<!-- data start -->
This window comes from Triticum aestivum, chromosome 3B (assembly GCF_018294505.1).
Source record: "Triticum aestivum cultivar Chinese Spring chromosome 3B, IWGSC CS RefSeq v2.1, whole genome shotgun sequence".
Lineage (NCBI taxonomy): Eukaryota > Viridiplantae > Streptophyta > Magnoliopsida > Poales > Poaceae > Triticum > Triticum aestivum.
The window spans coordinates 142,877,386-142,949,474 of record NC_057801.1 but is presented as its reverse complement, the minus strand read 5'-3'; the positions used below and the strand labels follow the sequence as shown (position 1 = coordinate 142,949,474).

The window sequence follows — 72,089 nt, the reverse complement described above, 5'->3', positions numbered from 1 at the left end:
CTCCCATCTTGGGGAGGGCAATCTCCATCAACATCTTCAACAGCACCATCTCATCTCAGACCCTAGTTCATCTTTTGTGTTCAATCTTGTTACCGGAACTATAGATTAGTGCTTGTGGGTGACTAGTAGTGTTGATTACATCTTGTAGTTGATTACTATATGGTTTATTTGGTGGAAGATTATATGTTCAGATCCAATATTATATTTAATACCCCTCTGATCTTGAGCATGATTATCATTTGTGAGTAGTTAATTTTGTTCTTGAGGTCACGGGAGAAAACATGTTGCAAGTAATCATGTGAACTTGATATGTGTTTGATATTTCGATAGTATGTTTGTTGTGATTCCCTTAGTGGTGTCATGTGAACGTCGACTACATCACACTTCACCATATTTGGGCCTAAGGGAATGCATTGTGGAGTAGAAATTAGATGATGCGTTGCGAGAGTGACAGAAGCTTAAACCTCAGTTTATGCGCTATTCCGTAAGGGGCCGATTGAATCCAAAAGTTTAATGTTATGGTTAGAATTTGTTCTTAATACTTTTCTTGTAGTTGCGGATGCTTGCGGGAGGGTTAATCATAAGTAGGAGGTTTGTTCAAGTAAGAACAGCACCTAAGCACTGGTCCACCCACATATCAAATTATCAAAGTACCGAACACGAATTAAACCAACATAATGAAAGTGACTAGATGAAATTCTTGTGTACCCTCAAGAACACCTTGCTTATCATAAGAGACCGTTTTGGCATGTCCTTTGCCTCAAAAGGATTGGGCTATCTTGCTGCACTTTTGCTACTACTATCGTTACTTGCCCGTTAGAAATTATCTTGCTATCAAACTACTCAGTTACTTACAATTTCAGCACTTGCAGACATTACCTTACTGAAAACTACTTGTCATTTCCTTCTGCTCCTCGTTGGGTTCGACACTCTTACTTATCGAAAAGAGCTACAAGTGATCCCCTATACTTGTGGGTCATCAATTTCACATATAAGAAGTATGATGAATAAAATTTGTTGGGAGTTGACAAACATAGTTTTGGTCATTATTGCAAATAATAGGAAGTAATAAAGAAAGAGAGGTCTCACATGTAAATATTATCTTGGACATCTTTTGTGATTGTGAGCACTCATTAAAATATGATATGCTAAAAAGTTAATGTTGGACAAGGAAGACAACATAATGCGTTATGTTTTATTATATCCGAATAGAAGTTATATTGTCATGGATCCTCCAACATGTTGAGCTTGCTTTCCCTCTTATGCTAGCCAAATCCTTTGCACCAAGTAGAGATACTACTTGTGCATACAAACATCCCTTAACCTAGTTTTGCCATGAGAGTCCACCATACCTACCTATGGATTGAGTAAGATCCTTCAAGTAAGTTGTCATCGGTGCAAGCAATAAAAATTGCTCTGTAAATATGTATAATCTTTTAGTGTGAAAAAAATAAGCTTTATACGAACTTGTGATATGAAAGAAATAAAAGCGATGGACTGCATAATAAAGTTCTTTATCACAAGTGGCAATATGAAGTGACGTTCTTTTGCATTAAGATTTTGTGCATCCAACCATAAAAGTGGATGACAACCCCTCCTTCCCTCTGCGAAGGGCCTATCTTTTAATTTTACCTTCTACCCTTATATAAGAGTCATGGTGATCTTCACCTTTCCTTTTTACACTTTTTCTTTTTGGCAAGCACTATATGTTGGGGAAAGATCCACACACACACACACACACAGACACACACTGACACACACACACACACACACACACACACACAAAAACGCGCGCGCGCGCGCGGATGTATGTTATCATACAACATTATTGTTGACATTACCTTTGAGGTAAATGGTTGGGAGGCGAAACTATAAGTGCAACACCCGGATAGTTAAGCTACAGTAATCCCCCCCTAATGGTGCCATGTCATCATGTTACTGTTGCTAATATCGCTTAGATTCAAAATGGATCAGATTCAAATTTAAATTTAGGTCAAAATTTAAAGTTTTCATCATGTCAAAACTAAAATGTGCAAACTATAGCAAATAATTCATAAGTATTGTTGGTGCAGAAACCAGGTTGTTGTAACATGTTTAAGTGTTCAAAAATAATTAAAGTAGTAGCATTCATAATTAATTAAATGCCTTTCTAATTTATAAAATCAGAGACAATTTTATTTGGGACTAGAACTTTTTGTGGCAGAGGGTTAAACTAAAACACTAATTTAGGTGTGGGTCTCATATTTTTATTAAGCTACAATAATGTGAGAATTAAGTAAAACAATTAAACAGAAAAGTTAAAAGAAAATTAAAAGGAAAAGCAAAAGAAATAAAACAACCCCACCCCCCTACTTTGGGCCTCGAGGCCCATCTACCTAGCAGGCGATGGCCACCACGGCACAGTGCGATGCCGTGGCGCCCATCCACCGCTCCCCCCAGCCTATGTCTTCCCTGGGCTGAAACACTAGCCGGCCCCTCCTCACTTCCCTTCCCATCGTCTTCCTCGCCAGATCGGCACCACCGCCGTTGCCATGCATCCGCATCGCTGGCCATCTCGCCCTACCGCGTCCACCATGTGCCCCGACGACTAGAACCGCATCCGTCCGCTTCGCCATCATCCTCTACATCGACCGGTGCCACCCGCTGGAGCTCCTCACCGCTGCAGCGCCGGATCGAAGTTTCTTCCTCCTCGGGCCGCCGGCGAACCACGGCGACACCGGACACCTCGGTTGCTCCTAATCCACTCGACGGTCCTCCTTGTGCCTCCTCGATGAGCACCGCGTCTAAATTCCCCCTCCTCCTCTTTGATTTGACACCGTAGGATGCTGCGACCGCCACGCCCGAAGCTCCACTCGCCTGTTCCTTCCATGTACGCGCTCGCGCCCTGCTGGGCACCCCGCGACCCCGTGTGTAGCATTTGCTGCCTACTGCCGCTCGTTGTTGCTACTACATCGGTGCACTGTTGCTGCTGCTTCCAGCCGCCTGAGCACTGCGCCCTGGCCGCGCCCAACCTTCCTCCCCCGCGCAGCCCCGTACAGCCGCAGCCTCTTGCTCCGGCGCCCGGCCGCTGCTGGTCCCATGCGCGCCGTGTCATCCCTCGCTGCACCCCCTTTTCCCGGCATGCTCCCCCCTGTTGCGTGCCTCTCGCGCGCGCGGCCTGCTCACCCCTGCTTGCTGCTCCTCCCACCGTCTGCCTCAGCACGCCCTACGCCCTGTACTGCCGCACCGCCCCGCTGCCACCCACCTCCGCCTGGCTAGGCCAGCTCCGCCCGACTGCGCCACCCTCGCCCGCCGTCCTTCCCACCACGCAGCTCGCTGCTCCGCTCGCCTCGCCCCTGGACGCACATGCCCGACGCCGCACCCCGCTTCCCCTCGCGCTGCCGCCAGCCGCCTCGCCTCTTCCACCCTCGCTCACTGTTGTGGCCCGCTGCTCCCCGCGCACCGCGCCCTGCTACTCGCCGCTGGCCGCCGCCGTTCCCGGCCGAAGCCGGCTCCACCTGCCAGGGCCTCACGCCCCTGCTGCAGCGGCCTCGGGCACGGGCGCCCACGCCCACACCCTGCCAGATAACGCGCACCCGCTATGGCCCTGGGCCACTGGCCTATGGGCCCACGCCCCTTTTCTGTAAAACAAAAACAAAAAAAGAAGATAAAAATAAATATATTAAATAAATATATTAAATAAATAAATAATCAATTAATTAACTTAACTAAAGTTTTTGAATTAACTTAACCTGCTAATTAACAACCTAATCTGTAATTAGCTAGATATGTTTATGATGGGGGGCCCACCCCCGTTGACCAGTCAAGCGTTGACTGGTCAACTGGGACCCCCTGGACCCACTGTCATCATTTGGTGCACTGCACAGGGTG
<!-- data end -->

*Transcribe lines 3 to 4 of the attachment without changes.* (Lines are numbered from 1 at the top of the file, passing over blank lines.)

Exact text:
Lineage (NCBI taxonomy): Eukaryota > Viridiplantae > Streptophyta > Magnoliopsida > Poales > Poaceae > Triticum > Triticum aestivum.
The window spans coordinates 142,877,386-142,949,474 of record NC_057801.1 but is presented as its reverse complement, the minus strand read 5'-3'; the positions used below and the strand labels follow the sequence as shown (position 1 = coordinate 142,949,474).